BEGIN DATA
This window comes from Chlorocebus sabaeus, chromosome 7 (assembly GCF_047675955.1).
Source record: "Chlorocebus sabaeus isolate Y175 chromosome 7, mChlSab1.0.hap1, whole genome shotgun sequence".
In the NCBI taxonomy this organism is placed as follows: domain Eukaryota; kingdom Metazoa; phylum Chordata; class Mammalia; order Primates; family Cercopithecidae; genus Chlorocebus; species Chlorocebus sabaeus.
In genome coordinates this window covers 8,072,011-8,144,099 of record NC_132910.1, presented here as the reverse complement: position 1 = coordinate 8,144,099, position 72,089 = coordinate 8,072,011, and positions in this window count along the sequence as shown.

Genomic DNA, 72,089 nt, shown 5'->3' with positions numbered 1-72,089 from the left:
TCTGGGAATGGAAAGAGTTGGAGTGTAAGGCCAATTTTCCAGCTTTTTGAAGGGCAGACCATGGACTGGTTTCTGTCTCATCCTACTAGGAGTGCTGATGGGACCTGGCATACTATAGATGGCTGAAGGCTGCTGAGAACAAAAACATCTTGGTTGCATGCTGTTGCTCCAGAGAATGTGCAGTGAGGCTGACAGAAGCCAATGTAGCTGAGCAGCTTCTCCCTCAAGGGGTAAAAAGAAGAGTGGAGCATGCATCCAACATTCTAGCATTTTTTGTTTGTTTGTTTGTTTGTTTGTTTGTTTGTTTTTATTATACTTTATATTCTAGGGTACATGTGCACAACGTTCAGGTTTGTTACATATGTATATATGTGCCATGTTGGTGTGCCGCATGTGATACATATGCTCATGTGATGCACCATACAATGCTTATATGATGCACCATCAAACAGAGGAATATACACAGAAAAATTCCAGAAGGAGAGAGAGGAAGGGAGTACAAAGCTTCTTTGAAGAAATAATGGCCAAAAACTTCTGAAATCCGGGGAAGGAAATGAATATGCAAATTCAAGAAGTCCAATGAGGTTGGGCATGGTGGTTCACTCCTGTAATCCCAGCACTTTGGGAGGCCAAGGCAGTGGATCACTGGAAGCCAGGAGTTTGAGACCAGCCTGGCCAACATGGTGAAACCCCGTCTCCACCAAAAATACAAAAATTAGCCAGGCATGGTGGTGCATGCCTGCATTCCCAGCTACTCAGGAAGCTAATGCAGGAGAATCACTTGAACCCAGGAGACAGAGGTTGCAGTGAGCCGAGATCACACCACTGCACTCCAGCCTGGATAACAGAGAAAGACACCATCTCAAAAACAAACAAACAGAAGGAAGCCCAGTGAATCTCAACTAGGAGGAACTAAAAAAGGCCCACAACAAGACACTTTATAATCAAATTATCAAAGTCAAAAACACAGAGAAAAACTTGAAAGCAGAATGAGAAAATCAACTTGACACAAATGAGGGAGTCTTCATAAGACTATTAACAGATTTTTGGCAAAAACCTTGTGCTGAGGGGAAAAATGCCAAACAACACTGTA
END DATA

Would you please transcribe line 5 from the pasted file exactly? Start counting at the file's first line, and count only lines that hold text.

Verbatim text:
Genomic DNA, 72,089 nt, shown 5'->3' with positions numbered 1-72,089 from the left: